And what of John Kelly, the Marine general who both led Homeland Security and served as chief of staff? Kelly was the father of all “adults in the room,” whose arrival in the West Wing was greeted with rose petals and hailed as the “end of the chaos” by the D.C. intelligentsia — only to have Kelly bury his head and look the other way from Charlottesville to Helsinki, while he aided his boss in embarrassingly trashing a black woman critic and in quarterbacking the rise of American gulags? (And this was before we knew — thanks to the whistle-blower — that it was during Kelly’s reign that extraordinary steps were taken to shield Trump’s conversations, including a call right after the murder of U.S.-based journalist Jamal Khashoggi with Saudi leader Mohammed bin Salman, whom our own CIA has fingered as the mastermind.)

Former U.S. Secretary of Defense Jim Mattis signs copies of his book after he spoke at the Council on Foreign Relations, in New York, Tuesday, Sept. 3, 2019. . ... Read moreRichard Drew / AP

Despite his reputation as a “warrior monk” immersed in The Art of War teachings of the Chinese philosopher Sun Tzu, former Gen. James “Mad Dog” Mattis proved to be more of a scared kitten as defense secretary as he watched Trump’s erratic and often dangerous foreign policies unfold from his perch at the Pentagon. Mattis ultimately did resign amid policy differences over the Middle East and other hot spots, but even in writing a recent book, he’s made it clear he won’t tell the public what he knows about Trump — that his silence is “maybe not going to be forever,” but that it is going to be now, when the world vitally needs to know what Mattis knows. Talk about dereliction of duty!

Despite appearances, morality is not dead in American governance. We’ve seen a fair amount of it these last two-and-two-thirds years, but most of it from mid-level players, several layers removed from Trump’s blinding aura of corruption. Let’s take a moment to praise and remember names like Rod Schoonover, who quit as a State Department intelligence officer when Team Trump blocked him from testifying on climate change, or Chuck Park, who resigned as a foreign service officer because he could no longer explain the “blatant contradictions” of the Trump era after El Paso, or John Feeley, who left in protest as U.S. ambassador to Panama after Trump’s remark about “shithole countries.”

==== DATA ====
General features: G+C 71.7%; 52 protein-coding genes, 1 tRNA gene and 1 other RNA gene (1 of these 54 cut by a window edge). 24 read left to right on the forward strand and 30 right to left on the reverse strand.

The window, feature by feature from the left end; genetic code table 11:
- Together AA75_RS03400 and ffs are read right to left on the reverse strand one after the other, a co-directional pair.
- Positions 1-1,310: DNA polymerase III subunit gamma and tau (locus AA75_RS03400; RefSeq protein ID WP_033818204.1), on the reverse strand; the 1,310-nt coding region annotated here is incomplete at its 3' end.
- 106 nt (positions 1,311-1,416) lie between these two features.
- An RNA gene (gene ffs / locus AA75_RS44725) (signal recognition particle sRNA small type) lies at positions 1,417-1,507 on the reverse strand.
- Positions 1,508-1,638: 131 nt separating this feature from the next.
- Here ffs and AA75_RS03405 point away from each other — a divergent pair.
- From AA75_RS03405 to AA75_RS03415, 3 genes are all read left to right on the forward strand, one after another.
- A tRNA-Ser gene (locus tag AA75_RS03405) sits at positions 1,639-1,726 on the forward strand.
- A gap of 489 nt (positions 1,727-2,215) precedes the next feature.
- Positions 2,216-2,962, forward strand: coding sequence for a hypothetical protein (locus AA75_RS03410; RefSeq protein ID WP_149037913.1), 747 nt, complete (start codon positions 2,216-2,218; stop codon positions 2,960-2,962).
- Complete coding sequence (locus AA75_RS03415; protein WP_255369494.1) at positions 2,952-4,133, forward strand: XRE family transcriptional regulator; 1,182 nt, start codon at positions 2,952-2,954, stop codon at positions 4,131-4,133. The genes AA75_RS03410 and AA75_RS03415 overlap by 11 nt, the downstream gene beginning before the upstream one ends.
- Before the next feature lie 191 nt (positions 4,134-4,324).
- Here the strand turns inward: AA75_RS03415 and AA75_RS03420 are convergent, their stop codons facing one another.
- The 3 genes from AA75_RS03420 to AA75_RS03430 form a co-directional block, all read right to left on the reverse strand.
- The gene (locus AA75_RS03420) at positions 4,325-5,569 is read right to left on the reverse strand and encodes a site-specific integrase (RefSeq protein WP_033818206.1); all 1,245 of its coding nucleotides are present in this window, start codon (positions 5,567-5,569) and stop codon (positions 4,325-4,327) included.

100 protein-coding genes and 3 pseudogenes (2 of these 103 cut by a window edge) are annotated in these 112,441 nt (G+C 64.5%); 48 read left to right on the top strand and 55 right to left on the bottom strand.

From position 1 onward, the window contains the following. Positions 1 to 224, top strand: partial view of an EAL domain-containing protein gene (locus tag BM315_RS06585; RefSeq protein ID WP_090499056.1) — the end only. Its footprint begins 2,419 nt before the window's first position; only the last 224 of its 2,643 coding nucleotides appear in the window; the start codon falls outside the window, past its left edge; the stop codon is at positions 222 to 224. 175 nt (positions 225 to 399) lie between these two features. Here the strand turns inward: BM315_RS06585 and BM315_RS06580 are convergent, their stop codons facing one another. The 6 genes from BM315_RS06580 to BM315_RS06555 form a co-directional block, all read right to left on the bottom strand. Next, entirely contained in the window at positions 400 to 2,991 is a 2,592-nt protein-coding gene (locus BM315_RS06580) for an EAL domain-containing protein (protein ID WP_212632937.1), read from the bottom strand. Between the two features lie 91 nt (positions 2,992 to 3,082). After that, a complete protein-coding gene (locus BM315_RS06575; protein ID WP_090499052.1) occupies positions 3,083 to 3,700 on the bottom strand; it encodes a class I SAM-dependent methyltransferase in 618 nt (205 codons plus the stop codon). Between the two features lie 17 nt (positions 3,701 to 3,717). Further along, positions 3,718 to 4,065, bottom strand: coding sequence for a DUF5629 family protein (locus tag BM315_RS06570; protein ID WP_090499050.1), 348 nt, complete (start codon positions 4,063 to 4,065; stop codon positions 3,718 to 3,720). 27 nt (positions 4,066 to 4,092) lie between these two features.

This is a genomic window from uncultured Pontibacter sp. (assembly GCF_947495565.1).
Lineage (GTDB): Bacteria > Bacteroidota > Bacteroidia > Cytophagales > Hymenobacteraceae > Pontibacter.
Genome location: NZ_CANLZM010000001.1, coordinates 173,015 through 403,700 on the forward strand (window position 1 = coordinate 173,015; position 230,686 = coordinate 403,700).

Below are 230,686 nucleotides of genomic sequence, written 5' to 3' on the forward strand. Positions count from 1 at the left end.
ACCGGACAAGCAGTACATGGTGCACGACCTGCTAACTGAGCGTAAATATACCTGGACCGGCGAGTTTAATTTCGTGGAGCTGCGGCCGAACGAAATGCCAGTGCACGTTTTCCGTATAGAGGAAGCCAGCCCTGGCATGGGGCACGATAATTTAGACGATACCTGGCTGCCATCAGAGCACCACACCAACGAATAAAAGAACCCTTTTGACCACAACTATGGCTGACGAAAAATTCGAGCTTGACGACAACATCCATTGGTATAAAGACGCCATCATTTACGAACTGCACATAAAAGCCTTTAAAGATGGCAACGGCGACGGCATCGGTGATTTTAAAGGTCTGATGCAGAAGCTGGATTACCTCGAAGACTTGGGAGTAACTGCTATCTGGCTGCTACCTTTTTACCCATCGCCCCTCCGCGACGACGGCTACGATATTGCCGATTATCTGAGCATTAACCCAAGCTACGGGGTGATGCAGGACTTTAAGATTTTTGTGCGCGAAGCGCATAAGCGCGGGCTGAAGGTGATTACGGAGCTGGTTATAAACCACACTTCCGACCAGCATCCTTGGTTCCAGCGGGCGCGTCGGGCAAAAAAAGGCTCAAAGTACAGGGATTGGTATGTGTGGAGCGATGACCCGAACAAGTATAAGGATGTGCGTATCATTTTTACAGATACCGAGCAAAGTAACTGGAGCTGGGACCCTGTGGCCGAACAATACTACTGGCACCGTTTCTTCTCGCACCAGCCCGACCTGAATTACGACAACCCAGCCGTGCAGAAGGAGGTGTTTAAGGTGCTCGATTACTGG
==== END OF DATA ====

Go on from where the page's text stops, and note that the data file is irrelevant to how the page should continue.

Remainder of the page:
But for every Schoonover or Park or Feeley, there’s a Gary Cohn, who weighed quitting as Trump’s chief economic adviser after Charlottesville when the president’s seeming defense of Neo-Nazis offended his Jewish heritage, but instead stayed until he did resign over Trump’s trade policies — a money-over-morals regime that feels all too familiar in 2019 America. For insiders uncomfortable with a clearly unfit president, there are both carrots and sticks for keeping one’s mouth shut.

The carrots? Just ask Trump’s former press secretary Sean Spicer, who from an official podium told some of the grossest lies in American history, beginning on Day Two with the inaugural crowd size, but has continued post-Trump to toe the company line and has not only not been banned from civil society but is being rewarded with a lucrative prime-time gig on ABC’s Dancing With the Stars, flouting it in our faces with a puffy shirt that would have been deemed too ridiculous for Seinfeld.

But the stick for truth-telling can be ridiculously harsh. Just ask Reality Winner, the Air Force veteran and security contractor who was so outraged that the government was covering up the extent of Russian hacking into U.S. election-system computers that she decided to risk everything by leaking the proof to the media — and is paying with a harsh 63-month prison sentence, while banned by Trump administration wardens from even speaking to the press.

A promise to reverse this injustice and issue a full pardon to Winner should be the price of admission for anyone seeking to become the 46th (or 47th) president. But as a nation, we really should address the much deeper ethical rot that turns our truth-tellers into pariahs but offers an elaborate system of rewards — social and economic — to keep quiet and not rock the boat. To be “good Americans” and just follow orders. To be a moral coward.

When we finally learn the identity of the individual who blew the whistle on Trump’s treachery and triggered his impeachment — and we will — that person will rightfully become etched into the history textbooks, and remembered as a true American hero long after you and I are gone. But there will also be a page in that chapter about the likes of Kelly, Mattis, McMaster, Mnuchin, Tillerson, Cohn, Spicer, etc., etc, — and it will not be kind. History is always cruel to those who pretend to serve their country but who ultimately betrayed it with their silence.